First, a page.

Perhaps the William Wells’ story is the most remarkable.  Wells, the boy captured by the Miami and eventual son-in-law of Chief Little Turtle, became the first Indian Agent stationed at Fort Wayne.

William Wells
As a result of aggressive US treaty demands between 1803 and 1809, new Indian resistance developed under the leadership of the Shawnee Tecumseh and his brother, the Prophet. In 1811, William Wells was ordered to go to Fort Dearborn, present-day Chicago, and escort the small garrison back to the stronger Fort Wayne.  Painted in the tradition of Miami war paint, Wells led a small group of warriors from Fort Wayne to Fort Dearborn to the rescue.  Though sensing great danger, Wells obeyed orders and on August 15, 1812 led a small troop of soldiers accompanied by the endangered women, and children back toward Fort Wayne. After traveling only a short distance from the fort, the wagon train was attacked by a large band of Potawatomi. Defending a wagon filled with children, William Wells was cut down by musket fire. The Indians cut off his head and, as a show of honor for the great warrior, ate his heart on the spot.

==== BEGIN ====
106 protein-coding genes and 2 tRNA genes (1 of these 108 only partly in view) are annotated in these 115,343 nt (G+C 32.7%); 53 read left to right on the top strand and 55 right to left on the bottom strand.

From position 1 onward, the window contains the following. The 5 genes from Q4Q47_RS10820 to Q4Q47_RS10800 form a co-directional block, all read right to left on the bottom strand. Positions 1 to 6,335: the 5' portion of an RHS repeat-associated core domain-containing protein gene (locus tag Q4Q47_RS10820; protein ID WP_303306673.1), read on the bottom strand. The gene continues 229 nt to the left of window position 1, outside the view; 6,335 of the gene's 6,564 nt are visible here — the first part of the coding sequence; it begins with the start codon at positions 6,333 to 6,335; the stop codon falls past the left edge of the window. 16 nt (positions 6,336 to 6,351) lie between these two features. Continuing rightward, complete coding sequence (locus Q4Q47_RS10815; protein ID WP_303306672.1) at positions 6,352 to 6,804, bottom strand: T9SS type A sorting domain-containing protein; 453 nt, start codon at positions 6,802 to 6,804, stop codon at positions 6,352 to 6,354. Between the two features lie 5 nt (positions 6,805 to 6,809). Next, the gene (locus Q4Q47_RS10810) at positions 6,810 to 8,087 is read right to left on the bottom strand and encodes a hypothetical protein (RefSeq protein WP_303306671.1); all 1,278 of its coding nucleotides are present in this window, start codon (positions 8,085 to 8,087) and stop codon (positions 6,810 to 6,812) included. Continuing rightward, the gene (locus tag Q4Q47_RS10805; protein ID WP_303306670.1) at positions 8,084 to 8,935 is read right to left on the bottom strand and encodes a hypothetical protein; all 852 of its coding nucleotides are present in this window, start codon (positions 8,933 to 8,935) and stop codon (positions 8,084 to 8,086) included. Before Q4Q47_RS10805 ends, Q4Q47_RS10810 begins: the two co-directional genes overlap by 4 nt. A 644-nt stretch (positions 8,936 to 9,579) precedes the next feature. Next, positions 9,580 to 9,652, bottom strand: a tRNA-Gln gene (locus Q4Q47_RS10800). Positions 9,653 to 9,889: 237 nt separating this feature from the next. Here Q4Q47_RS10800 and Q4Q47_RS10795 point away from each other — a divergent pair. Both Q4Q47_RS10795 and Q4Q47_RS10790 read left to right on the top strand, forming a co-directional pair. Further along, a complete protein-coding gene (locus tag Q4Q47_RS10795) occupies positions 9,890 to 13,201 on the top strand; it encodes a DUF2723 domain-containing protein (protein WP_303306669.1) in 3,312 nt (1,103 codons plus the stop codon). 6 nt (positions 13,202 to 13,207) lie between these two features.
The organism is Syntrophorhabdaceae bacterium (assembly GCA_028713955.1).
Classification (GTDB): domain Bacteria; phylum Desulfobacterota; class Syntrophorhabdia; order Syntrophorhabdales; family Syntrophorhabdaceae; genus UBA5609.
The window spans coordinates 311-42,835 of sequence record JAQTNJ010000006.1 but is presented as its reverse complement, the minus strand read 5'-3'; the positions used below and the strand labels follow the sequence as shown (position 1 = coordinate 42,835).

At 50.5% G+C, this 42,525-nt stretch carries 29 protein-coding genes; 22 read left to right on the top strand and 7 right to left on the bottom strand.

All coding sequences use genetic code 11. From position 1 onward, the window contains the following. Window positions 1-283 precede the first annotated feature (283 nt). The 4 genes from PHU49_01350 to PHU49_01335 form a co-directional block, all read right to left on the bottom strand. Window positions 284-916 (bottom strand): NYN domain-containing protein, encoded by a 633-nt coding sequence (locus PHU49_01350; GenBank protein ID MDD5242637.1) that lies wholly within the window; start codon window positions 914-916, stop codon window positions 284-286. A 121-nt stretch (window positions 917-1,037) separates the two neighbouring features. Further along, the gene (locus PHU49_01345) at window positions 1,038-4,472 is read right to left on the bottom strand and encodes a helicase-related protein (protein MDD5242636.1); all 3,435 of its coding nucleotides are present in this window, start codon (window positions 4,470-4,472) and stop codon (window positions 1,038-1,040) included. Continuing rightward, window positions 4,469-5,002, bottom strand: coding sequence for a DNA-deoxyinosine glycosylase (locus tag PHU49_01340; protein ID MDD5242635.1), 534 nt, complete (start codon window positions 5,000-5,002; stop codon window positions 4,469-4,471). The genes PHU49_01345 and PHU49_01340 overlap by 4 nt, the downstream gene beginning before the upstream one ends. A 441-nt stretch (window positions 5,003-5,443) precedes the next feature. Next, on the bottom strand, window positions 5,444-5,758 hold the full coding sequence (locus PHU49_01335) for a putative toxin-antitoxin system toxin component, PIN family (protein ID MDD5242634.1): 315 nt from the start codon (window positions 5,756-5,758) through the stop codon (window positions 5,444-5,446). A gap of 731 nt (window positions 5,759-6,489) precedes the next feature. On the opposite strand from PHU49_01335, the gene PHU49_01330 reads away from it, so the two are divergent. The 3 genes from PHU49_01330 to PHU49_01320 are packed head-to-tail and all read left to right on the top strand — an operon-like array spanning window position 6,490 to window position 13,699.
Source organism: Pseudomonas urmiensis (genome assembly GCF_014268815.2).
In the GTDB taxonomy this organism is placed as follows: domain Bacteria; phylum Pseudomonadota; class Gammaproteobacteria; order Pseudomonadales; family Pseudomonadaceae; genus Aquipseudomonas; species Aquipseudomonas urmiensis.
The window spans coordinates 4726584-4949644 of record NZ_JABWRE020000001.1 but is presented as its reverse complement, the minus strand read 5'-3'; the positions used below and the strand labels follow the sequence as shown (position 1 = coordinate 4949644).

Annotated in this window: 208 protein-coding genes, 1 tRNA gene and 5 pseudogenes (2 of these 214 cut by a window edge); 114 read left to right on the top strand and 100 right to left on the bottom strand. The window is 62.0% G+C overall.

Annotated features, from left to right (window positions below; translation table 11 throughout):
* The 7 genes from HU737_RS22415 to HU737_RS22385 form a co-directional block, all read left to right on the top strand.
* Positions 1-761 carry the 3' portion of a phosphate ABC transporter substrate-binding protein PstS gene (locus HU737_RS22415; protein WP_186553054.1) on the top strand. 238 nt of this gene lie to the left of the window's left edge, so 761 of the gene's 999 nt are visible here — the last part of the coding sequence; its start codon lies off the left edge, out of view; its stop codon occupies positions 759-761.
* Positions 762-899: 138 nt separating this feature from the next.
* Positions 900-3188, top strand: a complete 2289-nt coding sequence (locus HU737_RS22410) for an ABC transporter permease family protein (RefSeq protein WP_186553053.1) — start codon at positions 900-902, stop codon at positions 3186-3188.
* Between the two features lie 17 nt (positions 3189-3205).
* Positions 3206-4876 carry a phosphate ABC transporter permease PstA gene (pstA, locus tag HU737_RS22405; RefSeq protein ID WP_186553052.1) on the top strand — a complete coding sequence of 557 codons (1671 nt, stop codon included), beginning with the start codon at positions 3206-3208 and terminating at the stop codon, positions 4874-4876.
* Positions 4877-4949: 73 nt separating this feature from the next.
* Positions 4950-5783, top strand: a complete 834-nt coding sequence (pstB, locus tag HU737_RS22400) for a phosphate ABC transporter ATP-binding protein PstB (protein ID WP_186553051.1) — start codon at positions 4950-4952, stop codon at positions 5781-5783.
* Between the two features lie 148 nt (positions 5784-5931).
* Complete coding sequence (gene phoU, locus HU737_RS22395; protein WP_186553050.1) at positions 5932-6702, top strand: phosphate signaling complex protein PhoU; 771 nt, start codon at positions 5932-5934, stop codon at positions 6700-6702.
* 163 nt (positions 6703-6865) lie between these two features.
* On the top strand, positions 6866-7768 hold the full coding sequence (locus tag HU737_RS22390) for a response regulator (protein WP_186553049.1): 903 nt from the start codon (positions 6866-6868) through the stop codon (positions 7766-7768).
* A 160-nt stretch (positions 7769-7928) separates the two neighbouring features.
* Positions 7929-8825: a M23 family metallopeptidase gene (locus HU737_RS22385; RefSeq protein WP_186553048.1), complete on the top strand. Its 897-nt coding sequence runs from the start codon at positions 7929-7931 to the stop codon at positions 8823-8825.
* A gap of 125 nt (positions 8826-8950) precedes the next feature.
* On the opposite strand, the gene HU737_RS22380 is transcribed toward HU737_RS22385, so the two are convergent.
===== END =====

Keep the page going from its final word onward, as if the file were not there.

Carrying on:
As we pass a sometimes unnoticed historical marker, time is too short to digest the depth of the story related in the few words the space provides.  Here on North Wells Street stands one marker that, to comprehend all it has to share can be incomprehensible.  
Allen County Historian Tom Castaldi © is author of the Wabash & Erie Canal Notebook series; hosts “On the Heritage Trail” which is broadcast Mondays on 89.1 fm WBOI; and “Historia Nostra” heard on Redeemer Radio106.3 fm. Enjoy his previously published columns on the History Center’s blog “Our Stories” at historycenterfw.blogspot.com.